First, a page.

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What do academic careers look like outside of the traditional faculty path?  Nowadays, that is a complicated question.  The ideal type of an academic career - one that involves progressing through assistant/associate/full professor ranks - has now become the minority path.  Far more PhDs trained in traditional academic disciplines find themselves in non-traditional academic careers.

What if that academic career is built in a for-profit educational company?  What does that look like from the inside?  How does working for a company influence one’s thinking about the increasing integration of nonprofit and for-profit organizations in the core educational enterprise of the university?

To get at some of these questions, I asked Dr. Lisa Rohrer - Director of University Partnerships at Emeritus - to discuss some of these issues.  For disclosure, Emeritus is a partner with my institution in developing an upcoming non-degree online Professional Certificate in Data Science.  Lisa generously agreed to share her thinking.

Q1:  Lisa, let’s give everyone a bit of context.  Tell us what Emeritus is.  And what your role of Director of University Partnerships entails.

Emeritus delivers online education in coordination with elite universities. Our mission is to provide access to this elite education for learners all over the world, many of whom could not otherwise benefit from the incredible knowledge housed in these institutions due to financial and logistical hurdles. In addition to serving a global community of learners, we also help our university partners gain access to new markets and increase their impact in ways that are difficult for them to do without a global partner. This year we’ll enroll about 50,000 learners - the majority of whom are working professionals living outside the US - in short-form certificate programs with about 16 elite university partners.

As the Director of University Partnerships, it’s my job to ensure that our partnerships are healthy and growing, that our partners’ goals are being met, and that we as an organization serve them well.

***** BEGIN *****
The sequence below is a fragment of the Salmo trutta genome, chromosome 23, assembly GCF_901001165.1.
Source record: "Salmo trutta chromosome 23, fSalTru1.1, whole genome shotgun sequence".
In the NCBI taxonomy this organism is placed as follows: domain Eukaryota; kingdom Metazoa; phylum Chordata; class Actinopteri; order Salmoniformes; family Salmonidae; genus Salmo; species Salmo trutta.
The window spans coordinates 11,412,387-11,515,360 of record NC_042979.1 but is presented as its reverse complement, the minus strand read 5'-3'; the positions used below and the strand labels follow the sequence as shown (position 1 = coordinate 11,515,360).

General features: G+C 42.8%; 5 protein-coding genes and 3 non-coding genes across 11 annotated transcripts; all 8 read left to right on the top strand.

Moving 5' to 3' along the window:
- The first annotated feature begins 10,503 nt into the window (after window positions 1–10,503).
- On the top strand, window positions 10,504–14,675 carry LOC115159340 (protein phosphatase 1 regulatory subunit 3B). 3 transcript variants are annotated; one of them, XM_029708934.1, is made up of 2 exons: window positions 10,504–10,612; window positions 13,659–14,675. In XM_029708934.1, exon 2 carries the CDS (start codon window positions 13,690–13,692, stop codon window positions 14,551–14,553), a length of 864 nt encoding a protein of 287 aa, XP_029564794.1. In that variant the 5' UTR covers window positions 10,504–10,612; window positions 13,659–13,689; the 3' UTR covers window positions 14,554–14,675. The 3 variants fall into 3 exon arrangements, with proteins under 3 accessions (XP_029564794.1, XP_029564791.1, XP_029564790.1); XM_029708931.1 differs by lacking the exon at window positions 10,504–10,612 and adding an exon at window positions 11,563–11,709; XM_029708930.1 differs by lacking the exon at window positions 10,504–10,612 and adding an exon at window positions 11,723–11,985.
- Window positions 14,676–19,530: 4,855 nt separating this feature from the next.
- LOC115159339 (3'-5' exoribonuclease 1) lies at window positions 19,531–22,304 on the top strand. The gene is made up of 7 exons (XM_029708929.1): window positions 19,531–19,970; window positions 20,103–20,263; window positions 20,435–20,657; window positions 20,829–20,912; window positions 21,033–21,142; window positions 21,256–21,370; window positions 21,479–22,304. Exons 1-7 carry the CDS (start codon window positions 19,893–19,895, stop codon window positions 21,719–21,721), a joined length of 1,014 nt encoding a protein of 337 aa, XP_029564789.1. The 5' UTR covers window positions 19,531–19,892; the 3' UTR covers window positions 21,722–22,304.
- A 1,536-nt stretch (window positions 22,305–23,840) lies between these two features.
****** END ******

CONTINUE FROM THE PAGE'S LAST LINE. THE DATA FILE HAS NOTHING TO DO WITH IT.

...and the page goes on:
Q2:  Everyone knows 2U and Noodle and Wiley and Pearson and other companies in the OPM space.  How come nobody has ever heard of Emeritus? 

It’s true - we have flown largely under the radar screen. That’s because we’ve built a nice portfolio of relationships with elite universities based on word of mouth and have not needed to promote ourselves widely in order to expand our business at a healthy rate.

When it comes to marketing our courses, we are quite global with nearly 30% of enrollments coming from India/Asia, 15% from Latin America, 11% from the Middle East and 3% from Africa. Perhaps our global focus is one reason why we are less known in the US.

Q3:  Let’s talk careers.  You have a PhD from the Harvard Business School in Organizational Behavior.  You’ve worked in leadership roles at Georgetown and Harvard.  Why have you chosen to work for a for-profit education company? 

It became clear to me when I was on the job market in the last year of my PhD that a traditional academic career was not a good fit. Although I Iove research and the ideas that fuel academia, I do not have the passion for academic writing that is so important to succeed in a tenure track job. I love being in the classroom and working on business problems so I found myself drawn to a career of case writing, consulting and executive education teaching.

I was introduced to Emeritus a little over three years ago by a friend who serves as a key advisor to the firm and someone I admire a great deal. I had been working with law schools and lawyers helping to bring organizational behavior insights to the business of law for quite some time and was interested in expanding my scope. Intellectually, I’m drawn to the concept of industry change. I felt that online was a potential disruptive force in the higher education market and I wanted to gain some hands-on experience with online education. Emeritus was looking for industry experts to work with participants in leadership courses so it was a good way to dip my toe in the water.